Environmentalists in their various forms have been around for many years. They promote sustainable living, driving hybrid vehicles and reducing our impact on the environment in a variety of ways. The environmental message is one that has fast been coming to the forefront of conversations by government officials and those lawmakers enacting laws to target reducing carbon emission and increasing energy efficiency.
A new type of environmentalist is emerging in the 21st century and they call themselves “NanoPioneers.”
NanoPioneers are those who are using nanotechnology based products as a way of reducing their impact on the environment and reducing their energy use in a variety of ways. The company who coined the term to describe their customers is Industrial Nanotech, Inc. who created a patented line of residential, commercial and industrial thermal insulation coatings called Nansulate® which are revolutionizing the way that the world insulates homes, buildings, and equipment like tanks and steam pipes.(www.nansulate.com)
Nanotechnology simply refers to manipulation of materials at the nano-scale level, which is just below the micro level. By manipulating materials at the nano level new performance characteristics emerge, and new materials are able to be created with less waste. Nanotechnology is being used to enhance solar panels, fabrics, machine parts, medical devices, building energy efficiency, and more. And as more is discovered in the realm of nanotechnology, it is found that by duplicating what nature already does (building materials from the molecular level upwards) we can create materials and processes that are more earth friendly, and create materials which provide means to sustainability which were not easily accessible in the past.
NanoPioneers who are using this technology to reduce their energy use come from all walks of life. Evelyne Tinkl, a homeowner in Mohnton, Pennsylvania coated the interior walls of her 80 year old house with the insulation coating, and reduced her heating expenses by 20% last year, while also keeping her thermostat a bit higher for a more comfortable winter.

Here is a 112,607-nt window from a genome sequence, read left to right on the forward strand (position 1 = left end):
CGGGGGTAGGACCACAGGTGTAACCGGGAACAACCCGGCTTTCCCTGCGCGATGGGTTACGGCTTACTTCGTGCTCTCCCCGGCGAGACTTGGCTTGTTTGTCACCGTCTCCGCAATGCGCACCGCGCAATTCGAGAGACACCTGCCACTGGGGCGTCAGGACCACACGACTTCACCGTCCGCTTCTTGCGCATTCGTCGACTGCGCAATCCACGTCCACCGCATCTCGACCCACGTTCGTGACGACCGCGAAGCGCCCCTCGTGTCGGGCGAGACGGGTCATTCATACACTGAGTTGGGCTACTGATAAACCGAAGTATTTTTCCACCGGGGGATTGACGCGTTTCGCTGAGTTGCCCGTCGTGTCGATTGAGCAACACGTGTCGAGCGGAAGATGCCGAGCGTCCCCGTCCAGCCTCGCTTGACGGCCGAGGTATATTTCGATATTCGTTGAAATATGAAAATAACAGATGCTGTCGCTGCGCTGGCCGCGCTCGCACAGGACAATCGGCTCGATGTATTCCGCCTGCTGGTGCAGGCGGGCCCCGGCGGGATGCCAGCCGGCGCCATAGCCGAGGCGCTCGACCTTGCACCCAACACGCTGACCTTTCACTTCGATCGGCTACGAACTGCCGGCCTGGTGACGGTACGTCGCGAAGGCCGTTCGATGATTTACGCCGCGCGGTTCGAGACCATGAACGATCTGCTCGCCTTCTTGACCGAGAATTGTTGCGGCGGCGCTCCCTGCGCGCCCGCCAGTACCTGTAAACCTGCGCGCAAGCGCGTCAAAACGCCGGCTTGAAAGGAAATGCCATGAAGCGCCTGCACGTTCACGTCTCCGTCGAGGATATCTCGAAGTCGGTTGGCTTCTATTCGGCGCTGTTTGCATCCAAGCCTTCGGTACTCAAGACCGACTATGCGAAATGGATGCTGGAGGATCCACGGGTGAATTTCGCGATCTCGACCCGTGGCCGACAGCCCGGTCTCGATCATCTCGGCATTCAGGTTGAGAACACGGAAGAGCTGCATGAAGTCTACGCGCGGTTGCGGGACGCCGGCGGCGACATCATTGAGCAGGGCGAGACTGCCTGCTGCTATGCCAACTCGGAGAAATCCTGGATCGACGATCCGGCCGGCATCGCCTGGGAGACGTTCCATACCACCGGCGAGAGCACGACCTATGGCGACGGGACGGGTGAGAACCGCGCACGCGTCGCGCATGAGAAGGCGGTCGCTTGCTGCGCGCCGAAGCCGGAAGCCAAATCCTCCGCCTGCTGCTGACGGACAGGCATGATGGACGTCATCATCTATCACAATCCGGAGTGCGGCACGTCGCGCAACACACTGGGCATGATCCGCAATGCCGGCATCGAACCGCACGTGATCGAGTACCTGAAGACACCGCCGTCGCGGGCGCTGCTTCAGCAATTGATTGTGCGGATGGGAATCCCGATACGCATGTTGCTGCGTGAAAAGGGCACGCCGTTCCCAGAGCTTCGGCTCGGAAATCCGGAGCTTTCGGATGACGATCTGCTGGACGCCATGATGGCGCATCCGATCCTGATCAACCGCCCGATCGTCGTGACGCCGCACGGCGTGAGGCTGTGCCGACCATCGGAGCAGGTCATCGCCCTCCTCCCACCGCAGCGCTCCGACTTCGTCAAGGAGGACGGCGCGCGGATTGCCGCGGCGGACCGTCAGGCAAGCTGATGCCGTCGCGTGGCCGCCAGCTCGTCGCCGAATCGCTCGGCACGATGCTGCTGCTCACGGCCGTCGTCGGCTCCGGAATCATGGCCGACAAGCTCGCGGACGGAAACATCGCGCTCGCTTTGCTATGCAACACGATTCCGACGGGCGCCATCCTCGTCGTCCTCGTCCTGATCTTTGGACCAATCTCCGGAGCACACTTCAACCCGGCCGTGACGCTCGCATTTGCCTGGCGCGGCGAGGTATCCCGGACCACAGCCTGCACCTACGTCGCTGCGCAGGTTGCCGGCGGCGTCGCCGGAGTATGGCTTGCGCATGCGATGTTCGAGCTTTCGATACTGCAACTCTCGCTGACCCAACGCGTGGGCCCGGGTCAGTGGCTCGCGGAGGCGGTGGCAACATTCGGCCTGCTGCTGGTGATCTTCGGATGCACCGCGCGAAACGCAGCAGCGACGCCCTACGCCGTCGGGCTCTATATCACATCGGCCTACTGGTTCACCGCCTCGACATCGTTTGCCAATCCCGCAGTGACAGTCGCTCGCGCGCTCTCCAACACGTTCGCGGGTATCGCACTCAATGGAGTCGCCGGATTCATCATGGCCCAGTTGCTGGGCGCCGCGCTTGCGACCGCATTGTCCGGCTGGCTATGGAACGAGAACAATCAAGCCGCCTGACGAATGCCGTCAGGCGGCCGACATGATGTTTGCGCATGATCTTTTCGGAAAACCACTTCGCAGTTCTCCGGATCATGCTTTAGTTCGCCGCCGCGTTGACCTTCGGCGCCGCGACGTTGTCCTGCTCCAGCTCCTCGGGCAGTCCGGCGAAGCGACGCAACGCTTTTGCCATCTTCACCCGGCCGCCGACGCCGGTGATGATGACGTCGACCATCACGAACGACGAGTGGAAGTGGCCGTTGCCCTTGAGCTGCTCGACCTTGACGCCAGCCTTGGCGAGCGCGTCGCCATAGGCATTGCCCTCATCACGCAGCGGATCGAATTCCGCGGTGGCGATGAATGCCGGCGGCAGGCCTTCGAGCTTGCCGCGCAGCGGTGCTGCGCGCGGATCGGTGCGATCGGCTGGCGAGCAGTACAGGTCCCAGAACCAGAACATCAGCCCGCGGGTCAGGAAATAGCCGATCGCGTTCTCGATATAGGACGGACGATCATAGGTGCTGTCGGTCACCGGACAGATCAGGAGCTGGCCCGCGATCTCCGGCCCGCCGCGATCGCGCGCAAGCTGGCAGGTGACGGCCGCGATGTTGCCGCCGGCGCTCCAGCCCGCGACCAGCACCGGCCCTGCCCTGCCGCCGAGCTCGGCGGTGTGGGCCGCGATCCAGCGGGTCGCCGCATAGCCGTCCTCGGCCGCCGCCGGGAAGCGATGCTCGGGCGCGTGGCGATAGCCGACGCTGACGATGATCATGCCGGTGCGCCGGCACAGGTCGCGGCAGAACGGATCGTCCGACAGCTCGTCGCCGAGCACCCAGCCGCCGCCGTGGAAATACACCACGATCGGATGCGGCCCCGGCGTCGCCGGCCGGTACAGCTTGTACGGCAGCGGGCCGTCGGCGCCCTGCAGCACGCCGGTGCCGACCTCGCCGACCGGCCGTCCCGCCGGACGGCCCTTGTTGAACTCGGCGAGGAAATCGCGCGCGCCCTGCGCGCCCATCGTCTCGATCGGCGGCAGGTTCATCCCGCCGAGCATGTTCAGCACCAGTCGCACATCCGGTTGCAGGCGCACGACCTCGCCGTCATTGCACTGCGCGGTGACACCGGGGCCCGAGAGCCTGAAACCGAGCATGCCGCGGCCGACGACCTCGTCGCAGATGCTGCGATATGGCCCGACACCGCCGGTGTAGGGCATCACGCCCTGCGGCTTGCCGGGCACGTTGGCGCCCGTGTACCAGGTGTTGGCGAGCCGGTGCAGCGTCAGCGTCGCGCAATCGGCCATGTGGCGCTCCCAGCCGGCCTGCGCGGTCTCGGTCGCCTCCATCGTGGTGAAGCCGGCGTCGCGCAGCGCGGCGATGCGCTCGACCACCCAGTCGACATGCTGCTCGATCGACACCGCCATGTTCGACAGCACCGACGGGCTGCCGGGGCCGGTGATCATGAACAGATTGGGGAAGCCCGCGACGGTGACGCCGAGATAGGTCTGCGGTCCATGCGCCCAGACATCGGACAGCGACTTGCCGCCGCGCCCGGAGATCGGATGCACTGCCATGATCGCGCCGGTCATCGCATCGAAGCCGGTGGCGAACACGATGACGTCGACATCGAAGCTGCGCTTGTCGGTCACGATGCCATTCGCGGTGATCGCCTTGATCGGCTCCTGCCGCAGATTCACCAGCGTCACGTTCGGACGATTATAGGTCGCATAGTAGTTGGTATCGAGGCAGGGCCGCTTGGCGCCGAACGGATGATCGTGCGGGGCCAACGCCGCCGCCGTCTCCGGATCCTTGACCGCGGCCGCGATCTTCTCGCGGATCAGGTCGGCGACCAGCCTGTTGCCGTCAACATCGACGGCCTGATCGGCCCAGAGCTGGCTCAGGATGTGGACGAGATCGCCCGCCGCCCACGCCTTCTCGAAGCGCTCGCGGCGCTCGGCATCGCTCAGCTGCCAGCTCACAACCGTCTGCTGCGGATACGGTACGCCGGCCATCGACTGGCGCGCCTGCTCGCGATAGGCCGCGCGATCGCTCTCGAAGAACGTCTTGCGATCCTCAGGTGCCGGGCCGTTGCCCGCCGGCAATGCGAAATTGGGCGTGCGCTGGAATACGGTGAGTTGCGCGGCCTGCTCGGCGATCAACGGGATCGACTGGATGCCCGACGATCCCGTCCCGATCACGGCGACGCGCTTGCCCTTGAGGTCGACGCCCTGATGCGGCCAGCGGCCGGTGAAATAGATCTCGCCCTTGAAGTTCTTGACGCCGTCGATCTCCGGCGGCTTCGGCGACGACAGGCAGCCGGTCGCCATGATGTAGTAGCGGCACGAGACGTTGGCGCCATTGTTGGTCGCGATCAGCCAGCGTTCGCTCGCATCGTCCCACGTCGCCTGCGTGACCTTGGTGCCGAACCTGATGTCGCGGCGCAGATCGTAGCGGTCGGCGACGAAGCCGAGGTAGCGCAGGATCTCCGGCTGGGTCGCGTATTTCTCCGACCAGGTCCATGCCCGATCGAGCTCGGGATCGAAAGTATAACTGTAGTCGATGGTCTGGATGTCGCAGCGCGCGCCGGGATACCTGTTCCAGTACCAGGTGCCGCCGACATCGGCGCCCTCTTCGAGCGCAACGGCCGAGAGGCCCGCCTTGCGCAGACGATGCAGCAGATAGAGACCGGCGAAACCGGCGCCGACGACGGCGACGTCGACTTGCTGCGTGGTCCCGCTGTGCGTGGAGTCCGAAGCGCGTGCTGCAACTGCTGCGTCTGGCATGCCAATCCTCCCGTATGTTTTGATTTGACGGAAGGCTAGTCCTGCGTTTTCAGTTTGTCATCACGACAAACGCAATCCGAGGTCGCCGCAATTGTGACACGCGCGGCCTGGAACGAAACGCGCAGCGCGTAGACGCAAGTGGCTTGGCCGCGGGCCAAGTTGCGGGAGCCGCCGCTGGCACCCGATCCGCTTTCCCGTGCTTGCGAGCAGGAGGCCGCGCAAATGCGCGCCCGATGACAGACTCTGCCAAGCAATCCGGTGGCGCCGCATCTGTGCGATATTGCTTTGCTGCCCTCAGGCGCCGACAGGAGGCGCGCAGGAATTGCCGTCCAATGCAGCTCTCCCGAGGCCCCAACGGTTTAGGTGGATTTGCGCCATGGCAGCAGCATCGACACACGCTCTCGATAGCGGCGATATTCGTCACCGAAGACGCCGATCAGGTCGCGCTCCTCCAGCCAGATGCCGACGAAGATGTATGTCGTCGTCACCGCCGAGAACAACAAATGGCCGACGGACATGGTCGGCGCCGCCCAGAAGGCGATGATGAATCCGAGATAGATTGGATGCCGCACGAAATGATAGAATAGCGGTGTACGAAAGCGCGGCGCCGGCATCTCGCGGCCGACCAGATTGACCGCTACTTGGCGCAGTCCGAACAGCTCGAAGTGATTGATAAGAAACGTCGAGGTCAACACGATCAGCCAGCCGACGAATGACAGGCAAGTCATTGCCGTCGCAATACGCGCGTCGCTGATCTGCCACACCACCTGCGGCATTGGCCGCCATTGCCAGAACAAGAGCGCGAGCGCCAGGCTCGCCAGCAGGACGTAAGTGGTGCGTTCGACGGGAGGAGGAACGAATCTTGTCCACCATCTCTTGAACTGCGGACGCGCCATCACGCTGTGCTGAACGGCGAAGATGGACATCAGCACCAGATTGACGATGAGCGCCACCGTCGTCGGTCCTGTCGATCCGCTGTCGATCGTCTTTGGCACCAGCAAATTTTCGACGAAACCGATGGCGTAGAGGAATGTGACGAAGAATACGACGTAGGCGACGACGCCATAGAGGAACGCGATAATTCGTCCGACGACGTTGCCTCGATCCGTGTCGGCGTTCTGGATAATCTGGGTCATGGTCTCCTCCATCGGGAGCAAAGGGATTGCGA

In Davenport, Iowa a civil engineer insulated his home’s attic, wood exterior doors and skylights with the coating and charted a savings of 40% during the summer months. These both illustrate the typically reported range of energy savings between 20%-40%. A Berkeley, California homeowner, Robin Wright, decided to try coating vertical blinds that covered two large single paned windows in her bedroom and was able to reduce the heat gain during the summer, which lowered cooling costs.
From Florida to Washington state, NanoPioneers are a growing segment who are finding that new technology can hold the key to saving money while also being environmentally friendly. Case studies can be found at: http://www.nansulate.com/nansulate_residential_casestudies.htm and testimonials can be found at: http://www.nansulate.com/nansulate_residential_testimonials.htm.
Companies are also being added to the NanoPioneer ranks, like Cornwell Quality Tools in Mogadore, Ohio who coated their factory windows with Nansulate® Transcluent GP coating as part of a facility energy efficiency project, which included other initiatives such as moving to smaller overhead door areas. Their complete project saved them $30,000 in energy costs over the first four months. Another pioneering company, Henateks, who is a textile manufacturer for Nike and Adidas, among others, used the nanotechnology based coatings throughout their facility and reduced their energy costs by 20% in 2008. Which equated to a dollar savings of over $460,000 and reduced consumption of liquid natural gas by 1,097,447 m3. (Further detail on this cast study can be found at: http://www.nansulate.com/pdf/TekstilTeknikDec2009.pdf.
The delivery system for the nanotechnology based material is what makes the technology so versatile. The water-based acrylic latex system applies easily, like a paint, and is low VOC and environmentally friendly. Additionally, the system is translucent, allowing it to be used over surfaces without changing the look, and being nearly invisible. Architects and building designers have also latched onto this technology as a way to easily increase the thermal envelope of a building by painting a thermal barrier onto walls, ceilings, ductwork and roofs.
As GREEN and SUSTAINABLE move from buzzwords into the every day lexicon of governments and companies around the world, nanotechnology is fast joining the mix as the science that is bringing about new sustainable solutions. Environmentalists must now move over for the new eco-warrior on the block, which is the NanoPioneer.